Two instances of leaders reacting to the unfolding situations on the ground have left people shell-shocked. Uttar Pradesh Chief Minister, Yogi Adityanath, astounded one and all when he proclaimed on TV that “revenge” would be taken from those who had indulged in rioting, while agitating against the Citizenship Amendment Act (CAA) and the defaulters would have to compensate for the losses incurred by the state. Concurrently, Congress general secretary in-charge of Uttar Pradesh, Priyanka Gandhi Vadra, attempted to mislead the people by claiming that the police had tried to strangulate her and that she had been pushed to the ground while she was proceeding to meet a victim of the ongoing protests.
It was most unfortunate that a Chief Minister, who should in fact be applying a soothing balm to those affected by the riots, was speaking in terms of vendetta. In these days and times, it may be too much to expect from leaders to take steps towards reconciliation, which, perhaps, is the only way to move ahead. However, Uttar Pradesh is known for its unusual developments and therefore is often referred, by its critics, as “Ulta Pradesh”.
So far as Priyanka is concerned, it was appalling that in order to gain publicity she came down to this level. There is little doubt that Congress leaders are frustrated in the country’s most populous and politically significant state, but that does not furnish anyone a licence to behave in an irresponsible manner. Would anyone imagine that a police officer in any part of this nation would have the gall to shove and throttle Indira Gandhi’s granddaughter? There was no video clip providing evidence of such manhandling and as a consequence, the Congress general secretary lowered herself in the esteem of her countless admirers by this insubstantial gimmick, not befitting her stature.
Yogi’s aggression against the alleged rioters should not infringe the framework of the rule of law. Firstly, the courts have to establish as to who all are guilty of this lawlessness and destruction of public property. Once that process is sorted out, the High Court, through due process, has to arrive at an inference regarding the culpability of the accused persons. It is only through a judicial procedure that any action against the suspects can be initiated, and it cannot be left to the discretion of district authorities to berate and reprimand a citizen without substantial proof. The Supreme Court guidelines, for the compensation of the damage caused in vandalism, are well-defined, and it is evident that the UP administration has not adhered to them.
TV channels have been showing visuals of Muslims in areas like Bulandshahr and other places, offering cheques to district authorities for the damage ensued in the confrontation with the police. First of all the authorities, without establishing the complicity of those involved in the violence, should not show such eagerness in accepting financial remuneration from any community. If money is being offered, it is obvious that the residents of these areas want peace, given that the UP police have itself indulged in large scale criminality and lawlessness.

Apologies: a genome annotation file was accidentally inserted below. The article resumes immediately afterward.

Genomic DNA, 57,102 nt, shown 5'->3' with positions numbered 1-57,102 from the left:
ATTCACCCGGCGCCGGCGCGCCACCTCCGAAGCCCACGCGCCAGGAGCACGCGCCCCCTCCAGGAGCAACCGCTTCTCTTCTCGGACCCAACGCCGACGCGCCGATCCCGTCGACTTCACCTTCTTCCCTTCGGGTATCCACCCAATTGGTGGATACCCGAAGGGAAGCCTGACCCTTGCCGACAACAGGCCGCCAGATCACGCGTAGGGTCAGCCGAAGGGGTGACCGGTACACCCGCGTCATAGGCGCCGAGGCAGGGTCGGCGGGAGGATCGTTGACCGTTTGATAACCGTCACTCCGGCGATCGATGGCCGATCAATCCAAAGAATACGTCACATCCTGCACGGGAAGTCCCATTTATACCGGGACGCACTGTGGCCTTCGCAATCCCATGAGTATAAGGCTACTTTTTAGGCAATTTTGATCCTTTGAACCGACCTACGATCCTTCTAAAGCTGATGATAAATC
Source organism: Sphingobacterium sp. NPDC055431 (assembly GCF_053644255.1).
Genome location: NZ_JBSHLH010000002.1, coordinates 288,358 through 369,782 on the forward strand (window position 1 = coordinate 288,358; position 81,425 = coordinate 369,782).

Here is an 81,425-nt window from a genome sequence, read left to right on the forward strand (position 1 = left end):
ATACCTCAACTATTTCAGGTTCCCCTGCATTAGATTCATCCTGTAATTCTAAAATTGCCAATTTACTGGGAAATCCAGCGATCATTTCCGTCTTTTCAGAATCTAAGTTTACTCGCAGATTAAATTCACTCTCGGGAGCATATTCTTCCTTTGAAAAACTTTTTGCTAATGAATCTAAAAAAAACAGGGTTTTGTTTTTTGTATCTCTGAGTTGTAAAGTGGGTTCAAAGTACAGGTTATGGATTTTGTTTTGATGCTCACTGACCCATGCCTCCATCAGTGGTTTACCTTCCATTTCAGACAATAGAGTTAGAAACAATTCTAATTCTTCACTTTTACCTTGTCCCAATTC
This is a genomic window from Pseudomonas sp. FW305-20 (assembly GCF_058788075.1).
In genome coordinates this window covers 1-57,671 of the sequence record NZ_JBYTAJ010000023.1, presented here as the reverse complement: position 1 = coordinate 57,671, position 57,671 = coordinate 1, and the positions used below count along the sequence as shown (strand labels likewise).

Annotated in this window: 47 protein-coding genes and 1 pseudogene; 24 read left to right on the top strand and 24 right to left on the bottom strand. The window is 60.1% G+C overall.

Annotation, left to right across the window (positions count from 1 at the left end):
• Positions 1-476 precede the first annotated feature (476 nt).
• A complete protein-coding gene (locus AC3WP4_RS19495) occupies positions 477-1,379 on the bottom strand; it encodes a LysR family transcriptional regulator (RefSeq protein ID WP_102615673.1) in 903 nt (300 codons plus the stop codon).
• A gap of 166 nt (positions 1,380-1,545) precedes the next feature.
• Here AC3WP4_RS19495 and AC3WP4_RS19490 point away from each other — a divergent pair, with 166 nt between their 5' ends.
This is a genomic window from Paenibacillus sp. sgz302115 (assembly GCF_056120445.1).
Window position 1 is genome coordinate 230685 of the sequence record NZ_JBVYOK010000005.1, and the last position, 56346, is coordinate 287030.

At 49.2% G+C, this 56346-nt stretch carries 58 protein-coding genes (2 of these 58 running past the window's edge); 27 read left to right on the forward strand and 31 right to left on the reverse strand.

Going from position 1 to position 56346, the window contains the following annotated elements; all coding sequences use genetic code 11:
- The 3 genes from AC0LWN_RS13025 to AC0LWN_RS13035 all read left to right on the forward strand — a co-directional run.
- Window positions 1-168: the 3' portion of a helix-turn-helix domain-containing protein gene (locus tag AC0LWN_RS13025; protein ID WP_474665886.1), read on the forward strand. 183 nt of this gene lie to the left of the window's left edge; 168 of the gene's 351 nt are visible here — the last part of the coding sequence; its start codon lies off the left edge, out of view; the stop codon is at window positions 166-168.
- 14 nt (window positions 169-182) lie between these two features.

First and foremost, it must be comprehended that the protests against the CAA are on account of the prevailing confusion and the failure of top leaders to clear the air. There are conflicting statements galore and thus questions arise over the intentions of those in power. The elected government cannot act in a partisan manner or against any community. It has to be even handed in dealing with complex problems.
The UP administration, particularly the police, has never been viewed as politically or communally neutral. Over the years, the PAC was always accused of acting in the most communal manner, a matter which reflects on its training. This conduct has not been specific to any regime, and it has been so regardless of whoever has been in power.
In 1987, as a correspondent for the Hindu, I was covering the Meerut riots and one fine morning, Neena Vyas broke a story in the Statesman that Muslims had been massacred by the PAC at Maliana village and the residents, thereafter, had fled from the area. I was asked to go to Maliana the following day, and while on the way with my photographer colleague, was stopped near the Transport Nagar police station by a sub-inspector. When asked where we were headed, we told him that it was Maliana, and we held a curfew pass issued by Radhey Shyam Kaushik, a top district official.
The SI refused to allow us to proceed any further and after 20 minutes of arguing, wanted to know the name of our newspaper. When we told him that we were representing the Hindu, he suddenly changed his attitude. With a broad smile, he gave us a go-ahead. We discovered later that he had mistaken us as correspondents of a Hindi newspaper also going by the name Hindu, which every afternoon would spew communal venom.
On another note, the Maliana story was found to be inaccurate, but we had actually covered the surrender of Muslim men at Hashimpura, whose photographs were also carried by the Frontline, our sister publication; it turned out that those picked up at Hashimpura were killed by the PAC with their bodies being dumped in the Hindon canal. Incidentally, at that time, the Congress was in power in the state.
Needless to say, mindsets have to change and in place of revenge, the powerful should seek peaceful reconciliation. Between us.